Tuesday, February 23, 2010

Plant the Seed!

Years ago archaeologists discovered some wheat inside of a pyramid. The seeds laid dormant inside the Egyptian tomb for between 3,000 and 4,000 years. They wondered if the wheat would still grow, so they decided to plant them. And to their amazement, the seeds sprouted! The life within the seed remained inactive for thousands of years, but once it was planted in the ground it was able to release its power and produce even more seeds.

The Bible frequently talks about the principles of sowing and reaping. The Apostle Paul said, "He who sows sparingly shall also reap sparingly; and he who sows bountifully shall reap bountifully" (2 Cor. 9:6). He told the Galatians, "Whatever a man sows, this he will also reap" (Gal. 6:9). Paul isn't really talking about farming, but he's speaking metaphorically. Everyone has seeds, but unless you plant them you will never enjoy reaping the harvest.

The "seeds" are all the resources God has given you that need to be shared with others--all your abilities, all your money and possessions, all the things you intend to do, your words and actions toward others, and the good news of salvation. If you keep these things to yourself, these "seeds" will lay dormant and non-productive, just like the seeds laying inside the pyramid.

You must make a decision to plant the seed. When you use your abilities to serve God and others, you've just planted a seed. When you give your money as an offering, you've planted seeds in God's kingdom. When you turn intentions into actions, you're planting seeds. When you show kindness to those who are rude to you, you're planting seeds. And when you share God's plan of salvation with others, you're planting seeds in people's hearts that could change their eternal destiny.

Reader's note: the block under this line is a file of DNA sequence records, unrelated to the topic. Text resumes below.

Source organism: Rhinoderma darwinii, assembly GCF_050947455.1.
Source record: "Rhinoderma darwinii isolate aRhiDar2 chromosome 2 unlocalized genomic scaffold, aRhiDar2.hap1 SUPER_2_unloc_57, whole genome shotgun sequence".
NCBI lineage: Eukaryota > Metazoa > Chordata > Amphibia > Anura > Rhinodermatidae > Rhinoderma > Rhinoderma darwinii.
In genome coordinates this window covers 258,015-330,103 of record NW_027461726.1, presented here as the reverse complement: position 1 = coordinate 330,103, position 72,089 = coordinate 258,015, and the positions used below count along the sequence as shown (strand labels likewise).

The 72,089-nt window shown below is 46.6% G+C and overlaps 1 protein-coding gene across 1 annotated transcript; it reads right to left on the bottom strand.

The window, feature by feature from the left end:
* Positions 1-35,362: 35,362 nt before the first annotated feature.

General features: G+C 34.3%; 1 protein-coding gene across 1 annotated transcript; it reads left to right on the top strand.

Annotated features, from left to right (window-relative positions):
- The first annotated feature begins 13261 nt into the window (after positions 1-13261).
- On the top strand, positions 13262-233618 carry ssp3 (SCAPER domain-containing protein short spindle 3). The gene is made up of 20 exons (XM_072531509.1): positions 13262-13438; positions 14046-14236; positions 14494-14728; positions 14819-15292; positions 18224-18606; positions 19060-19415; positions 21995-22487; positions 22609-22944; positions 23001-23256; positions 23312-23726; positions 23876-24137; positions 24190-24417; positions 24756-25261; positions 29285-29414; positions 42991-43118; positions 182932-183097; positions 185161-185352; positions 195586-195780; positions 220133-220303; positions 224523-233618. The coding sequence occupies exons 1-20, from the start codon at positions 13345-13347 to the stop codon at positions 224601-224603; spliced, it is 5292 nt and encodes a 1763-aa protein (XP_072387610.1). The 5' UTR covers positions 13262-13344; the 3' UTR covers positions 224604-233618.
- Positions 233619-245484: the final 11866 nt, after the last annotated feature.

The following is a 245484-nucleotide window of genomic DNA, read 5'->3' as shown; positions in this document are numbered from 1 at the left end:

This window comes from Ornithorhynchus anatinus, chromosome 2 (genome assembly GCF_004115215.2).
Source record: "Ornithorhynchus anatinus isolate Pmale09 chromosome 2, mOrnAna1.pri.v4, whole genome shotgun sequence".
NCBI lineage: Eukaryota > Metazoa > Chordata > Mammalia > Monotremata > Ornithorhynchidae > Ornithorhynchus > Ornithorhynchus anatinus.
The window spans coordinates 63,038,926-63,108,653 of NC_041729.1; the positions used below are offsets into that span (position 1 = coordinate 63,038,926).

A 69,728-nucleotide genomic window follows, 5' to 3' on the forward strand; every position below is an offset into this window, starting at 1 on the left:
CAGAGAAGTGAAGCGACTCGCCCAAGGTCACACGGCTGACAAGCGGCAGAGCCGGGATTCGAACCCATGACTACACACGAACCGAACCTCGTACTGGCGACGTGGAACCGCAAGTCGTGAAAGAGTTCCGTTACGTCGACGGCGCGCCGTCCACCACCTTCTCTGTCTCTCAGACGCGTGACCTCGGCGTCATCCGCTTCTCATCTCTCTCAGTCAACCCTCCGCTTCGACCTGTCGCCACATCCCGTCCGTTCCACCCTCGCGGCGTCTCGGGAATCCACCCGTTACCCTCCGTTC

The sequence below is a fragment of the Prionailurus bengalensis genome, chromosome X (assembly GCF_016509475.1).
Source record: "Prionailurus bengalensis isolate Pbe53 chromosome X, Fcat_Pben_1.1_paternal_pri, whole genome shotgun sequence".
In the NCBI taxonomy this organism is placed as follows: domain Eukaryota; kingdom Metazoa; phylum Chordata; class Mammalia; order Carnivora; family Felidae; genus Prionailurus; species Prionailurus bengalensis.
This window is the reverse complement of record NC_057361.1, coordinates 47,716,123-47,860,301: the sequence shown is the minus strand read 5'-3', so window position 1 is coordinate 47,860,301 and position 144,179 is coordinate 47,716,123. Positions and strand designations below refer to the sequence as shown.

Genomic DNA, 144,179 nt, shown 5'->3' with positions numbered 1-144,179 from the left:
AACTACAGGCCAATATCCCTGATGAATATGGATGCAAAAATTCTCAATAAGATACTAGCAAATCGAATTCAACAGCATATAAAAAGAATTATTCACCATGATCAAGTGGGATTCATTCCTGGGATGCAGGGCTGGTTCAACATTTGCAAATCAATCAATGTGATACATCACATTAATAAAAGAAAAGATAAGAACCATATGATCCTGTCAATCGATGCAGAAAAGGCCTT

I'll share more principles about sowing and reaping in the next devotional.
Kent

Sunday, February 14, 2010

Brokenness

"A broken and contrite heart, O God, You will not despise" (Psalm 51:17). For years whenever I read that verse, I pictured in my mind a pot that had been broken into little pieces. It didn't make much sense to me. Then it dawned on me that a cracked pot wasn't the right idea at all. Instead, brokenness is like a cowboy breaking a horse.

When a horse isn't broken, it tries to throw the rider off. But when it reaches the place of brokenness, the horse surrenders to the cowboy and quits fighting against him. It's only then that the horse can be guided wherever the rider wishes to lead it.

In the same way, when we quit fighting against God and surrender to Him, we can be guided wherever the Lord wants to lead us. Willing to be led by God makes a lot more sense than being a crackpot!
Have you come to the place of brokenness?
Kent